This research follows on from the project, ‘Promoting a 'Duty of Care' towards animals among young people also funded by DEFRA. While the initial study focussed on young children, in this new project we aim to better understand the perspectives of 13-17 year olds in relation to animals and their welfare. The findings will inform the design of evidence-based education materials to improve attitudes and behaviour.

There are several phases to the project. The first involves secondary analysis of data collected in Scotland, England and Wales in 2010 as part of the Health Behaviour in School-Aged Children Study in order to examine the relationships between pet ownership, attitudes, and lifestyle/health. A new UK-wide online survey of 13-17 year olds will be designed to investigate in more detail adolescents' views of and behaviour towards animals. In-depth interviews will also be carried out to understand adolescents’ perceptions, attitudes, and interactions with animals. A key aim is to find out how animals fit into adolescents’ lives within the broader context of their physical and mental health, lifestyle, and empathy. On the basis of the findings from both DOC projects, in the second phase, we will develop appropriate educational material to enhance a sense of Duty of Care to animals among adolescents. These will be used in an intervention that we will evaluate systematically.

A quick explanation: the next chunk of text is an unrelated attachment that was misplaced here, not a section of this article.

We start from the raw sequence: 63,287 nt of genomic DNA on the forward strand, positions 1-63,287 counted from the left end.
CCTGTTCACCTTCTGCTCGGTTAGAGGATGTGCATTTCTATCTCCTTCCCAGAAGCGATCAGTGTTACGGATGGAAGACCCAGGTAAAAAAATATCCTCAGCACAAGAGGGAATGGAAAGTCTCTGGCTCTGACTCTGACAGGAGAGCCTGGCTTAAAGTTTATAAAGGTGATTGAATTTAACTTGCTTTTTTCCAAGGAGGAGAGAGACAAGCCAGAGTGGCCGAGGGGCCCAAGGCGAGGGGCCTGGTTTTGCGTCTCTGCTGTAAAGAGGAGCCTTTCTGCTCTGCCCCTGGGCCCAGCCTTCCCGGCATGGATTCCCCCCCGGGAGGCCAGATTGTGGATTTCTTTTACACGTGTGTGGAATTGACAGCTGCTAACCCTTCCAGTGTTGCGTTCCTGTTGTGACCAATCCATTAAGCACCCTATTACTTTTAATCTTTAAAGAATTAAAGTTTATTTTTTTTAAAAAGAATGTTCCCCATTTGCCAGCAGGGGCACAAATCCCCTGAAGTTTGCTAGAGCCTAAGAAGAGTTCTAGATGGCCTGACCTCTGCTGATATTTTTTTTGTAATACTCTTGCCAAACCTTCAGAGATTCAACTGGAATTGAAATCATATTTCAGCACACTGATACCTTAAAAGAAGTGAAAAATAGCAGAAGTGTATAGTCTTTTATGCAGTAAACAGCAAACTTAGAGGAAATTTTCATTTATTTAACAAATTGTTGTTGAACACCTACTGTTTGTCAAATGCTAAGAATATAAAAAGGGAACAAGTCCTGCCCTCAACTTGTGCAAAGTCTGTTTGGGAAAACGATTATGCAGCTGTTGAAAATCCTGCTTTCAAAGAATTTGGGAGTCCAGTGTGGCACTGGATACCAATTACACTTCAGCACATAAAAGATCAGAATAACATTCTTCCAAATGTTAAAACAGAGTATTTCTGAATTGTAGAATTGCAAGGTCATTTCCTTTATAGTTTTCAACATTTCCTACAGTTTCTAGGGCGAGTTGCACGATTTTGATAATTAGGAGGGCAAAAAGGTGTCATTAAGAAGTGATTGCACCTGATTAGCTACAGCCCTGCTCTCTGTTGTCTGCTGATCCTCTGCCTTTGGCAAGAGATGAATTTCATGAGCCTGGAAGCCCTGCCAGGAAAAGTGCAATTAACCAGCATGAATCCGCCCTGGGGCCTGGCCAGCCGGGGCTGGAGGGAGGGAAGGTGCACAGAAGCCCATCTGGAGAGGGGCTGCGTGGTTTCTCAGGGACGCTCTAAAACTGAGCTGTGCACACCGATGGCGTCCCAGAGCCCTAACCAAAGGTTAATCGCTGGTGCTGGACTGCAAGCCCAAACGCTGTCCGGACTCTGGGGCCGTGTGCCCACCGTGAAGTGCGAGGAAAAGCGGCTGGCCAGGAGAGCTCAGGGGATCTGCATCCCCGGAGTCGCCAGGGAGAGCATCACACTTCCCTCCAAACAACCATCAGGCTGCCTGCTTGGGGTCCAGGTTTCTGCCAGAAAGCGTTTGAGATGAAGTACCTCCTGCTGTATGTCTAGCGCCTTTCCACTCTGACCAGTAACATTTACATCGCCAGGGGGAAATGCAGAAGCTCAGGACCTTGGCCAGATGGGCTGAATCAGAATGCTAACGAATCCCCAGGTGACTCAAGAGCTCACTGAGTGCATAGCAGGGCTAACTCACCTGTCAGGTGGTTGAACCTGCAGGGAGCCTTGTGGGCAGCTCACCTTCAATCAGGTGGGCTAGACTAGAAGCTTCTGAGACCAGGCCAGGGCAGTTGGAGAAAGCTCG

As part of the Animal Welfare Act (2006) the concept of a ‘Duty of Care’ to animals (DOC) has been extended to all vertebrates managed, used and cared for by humans. Children and young people are particularly important target audiences when considering extending a sense of DOC to animals in society since previous research has suggested that experiences early in life can have long-lasting effects on attitudes and behaviour towards animals, and also because young people’s interactions with animals are particularly meaningful.



January 2012 – December 2015

Funded by:

Department for Environment Food and Rural Affairs

The information on the previous research project is available here.